It’s to be mentioned that many Arab and American newspapers talked about this issue, and as a result many Arab intellectuals and Organisations have called to boycott Webster dictionary and any other dictionary that is to be proven to use such inaccurate and offensive definitions.

My Personal Opinion:
Webster has always been a reliable and prestigious dictionary in the Arab world. Such an incident did damage its reputation for sure, and I find it a normal reaction for many Arabs: teachers, institutions, journalists, writers, translators and intellectuals to call for a boycott of Webster’s Dictionaries.
I myself was really offended, because even if Arabs gained an unpleasant reputation due to any reason in a certain period of time, why limit our definition to this only? Why don’t people look at our history, when the word Arab stood for nobility, generosity, and scientific advancement? Why don’t they look at our old and present achievements? Why don’t they mention our good sides too, just like they do with many other races?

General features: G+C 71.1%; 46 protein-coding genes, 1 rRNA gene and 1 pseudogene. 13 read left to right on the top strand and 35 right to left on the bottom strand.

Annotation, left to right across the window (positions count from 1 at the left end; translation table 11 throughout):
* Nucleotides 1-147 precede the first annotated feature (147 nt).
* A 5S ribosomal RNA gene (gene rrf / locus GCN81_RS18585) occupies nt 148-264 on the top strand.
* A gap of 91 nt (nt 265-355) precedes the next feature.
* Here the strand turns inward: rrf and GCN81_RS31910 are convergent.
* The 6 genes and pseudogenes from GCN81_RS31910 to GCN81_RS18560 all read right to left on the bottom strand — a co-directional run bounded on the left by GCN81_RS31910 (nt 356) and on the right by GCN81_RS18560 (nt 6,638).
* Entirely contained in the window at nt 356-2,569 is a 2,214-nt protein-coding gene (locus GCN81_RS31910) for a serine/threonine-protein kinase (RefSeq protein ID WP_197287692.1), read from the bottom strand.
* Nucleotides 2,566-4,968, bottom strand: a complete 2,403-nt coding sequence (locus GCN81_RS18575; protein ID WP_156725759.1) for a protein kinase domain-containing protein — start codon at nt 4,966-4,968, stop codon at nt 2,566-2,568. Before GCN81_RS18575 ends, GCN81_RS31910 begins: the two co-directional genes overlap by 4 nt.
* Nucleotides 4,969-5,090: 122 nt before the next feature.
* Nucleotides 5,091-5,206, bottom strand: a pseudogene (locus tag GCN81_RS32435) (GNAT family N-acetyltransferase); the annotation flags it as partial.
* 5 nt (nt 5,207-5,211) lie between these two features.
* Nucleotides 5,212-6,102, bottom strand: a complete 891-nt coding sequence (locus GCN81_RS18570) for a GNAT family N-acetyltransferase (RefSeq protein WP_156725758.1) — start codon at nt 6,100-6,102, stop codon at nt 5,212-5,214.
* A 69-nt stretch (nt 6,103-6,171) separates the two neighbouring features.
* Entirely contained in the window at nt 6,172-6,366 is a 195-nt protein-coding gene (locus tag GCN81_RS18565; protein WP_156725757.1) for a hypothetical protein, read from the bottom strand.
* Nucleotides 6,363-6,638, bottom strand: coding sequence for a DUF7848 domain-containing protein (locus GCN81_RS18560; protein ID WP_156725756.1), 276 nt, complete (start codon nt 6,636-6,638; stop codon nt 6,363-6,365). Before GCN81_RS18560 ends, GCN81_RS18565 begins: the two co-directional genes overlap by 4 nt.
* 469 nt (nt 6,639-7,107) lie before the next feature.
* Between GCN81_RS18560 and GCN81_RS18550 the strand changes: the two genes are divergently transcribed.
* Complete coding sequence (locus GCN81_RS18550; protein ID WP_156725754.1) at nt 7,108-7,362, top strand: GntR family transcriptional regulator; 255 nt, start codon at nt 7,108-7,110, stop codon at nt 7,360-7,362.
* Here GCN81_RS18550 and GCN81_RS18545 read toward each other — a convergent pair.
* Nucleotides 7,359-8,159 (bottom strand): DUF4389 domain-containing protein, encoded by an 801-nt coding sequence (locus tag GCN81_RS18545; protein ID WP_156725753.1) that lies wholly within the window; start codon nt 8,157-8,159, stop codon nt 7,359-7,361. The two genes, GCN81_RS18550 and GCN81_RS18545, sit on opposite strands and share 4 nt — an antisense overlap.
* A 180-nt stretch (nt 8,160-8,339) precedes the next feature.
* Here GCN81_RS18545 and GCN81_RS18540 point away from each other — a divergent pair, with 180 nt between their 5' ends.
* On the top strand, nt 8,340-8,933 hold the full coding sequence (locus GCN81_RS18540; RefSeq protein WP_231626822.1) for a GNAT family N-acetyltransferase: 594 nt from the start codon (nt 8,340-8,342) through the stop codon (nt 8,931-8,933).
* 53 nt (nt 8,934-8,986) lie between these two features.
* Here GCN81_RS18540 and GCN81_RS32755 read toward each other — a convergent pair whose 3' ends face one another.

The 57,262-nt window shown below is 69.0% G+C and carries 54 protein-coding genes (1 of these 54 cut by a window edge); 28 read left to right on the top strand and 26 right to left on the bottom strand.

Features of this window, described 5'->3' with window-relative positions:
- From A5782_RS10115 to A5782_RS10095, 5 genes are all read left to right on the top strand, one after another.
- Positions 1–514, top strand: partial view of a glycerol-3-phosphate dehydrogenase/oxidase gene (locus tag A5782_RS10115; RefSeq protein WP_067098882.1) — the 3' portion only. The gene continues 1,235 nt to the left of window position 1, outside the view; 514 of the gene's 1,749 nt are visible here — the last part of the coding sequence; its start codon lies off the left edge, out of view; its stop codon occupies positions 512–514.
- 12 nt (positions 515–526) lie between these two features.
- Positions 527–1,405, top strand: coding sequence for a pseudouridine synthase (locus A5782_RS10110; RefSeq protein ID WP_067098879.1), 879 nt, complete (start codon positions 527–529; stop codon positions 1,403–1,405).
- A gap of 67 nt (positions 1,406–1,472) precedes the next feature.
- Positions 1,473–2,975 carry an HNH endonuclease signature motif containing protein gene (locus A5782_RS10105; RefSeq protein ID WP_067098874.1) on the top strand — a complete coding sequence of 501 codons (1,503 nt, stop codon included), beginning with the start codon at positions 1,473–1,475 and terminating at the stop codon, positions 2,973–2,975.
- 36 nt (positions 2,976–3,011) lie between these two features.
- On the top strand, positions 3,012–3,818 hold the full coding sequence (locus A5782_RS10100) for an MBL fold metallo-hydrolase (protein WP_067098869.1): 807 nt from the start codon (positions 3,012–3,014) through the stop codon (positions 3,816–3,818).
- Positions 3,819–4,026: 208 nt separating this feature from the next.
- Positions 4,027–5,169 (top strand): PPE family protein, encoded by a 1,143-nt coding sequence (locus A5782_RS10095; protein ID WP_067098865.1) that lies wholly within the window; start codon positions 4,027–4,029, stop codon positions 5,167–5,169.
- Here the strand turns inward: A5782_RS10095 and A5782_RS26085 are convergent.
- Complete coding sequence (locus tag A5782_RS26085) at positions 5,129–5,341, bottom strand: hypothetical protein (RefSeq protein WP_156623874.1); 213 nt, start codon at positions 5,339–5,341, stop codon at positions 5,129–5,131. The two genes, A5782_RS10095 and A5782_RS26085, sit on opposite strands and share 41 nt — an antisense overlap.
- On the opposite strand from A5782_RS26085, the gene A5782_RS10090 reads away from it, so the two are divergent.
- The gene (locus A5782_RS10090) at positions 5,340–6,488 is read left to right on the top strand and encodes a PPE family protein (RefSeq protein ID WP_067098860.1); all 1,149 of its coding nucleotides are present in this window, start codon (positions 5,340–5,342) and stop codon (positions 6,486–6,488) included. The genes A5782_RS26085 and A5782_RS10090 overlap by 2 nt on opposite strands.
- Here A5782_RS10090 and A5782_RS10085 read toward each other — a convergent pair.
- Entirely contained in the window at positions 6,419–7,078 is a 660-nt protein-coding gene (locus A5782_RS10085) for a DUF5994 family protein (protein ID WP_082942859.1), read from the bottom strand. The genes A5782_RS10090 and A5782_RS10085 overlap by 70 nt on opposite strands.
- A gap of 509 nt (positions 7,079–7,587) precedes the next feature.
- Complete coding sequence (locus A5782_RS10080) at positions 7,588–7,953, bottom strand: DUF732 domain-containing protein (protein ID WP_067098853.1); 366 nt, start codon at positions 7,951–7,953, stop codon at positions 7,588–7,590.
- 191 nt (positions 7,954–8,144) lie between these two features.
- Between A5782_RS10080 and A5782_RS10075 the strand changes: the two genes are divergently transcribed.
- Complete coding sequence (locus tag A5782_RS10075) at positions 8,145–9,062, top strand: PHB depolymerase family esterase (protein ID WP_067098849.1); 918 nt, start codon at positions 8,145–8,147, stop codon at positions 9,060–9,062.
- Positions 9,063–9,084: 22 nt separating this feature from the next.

I’m sure there are other dictionaries that offend Arabs, and for that the first thing I’d do from now on when buying or using a dictionary will be looking up 2 words: Arabs & Muslims.
If they reflect unbiased reality, that’s fine, if not, then I wont only stop at not buying it, but I’ll write about it for the whole world to know, and will ask all the ones I know to boycott them in all possible ways.
Because really, I wont be spending the money I earn with effort on a dictionary that regards me as an unpleasant awful person who deserves nothing but hatred and disgust…

Special Thanks:
I would like to thank Dr. Wafa Kamel for helping me with the supporting material and evidence. Without her I wouldn’t have managed to get all the material I got and I would’ve never been able to get a clear and accurate picture of the situation. Thank you so much…
And of course, many thanks to WATA, who played a very positive role in this issue and protested in the most civilized and peaceful way...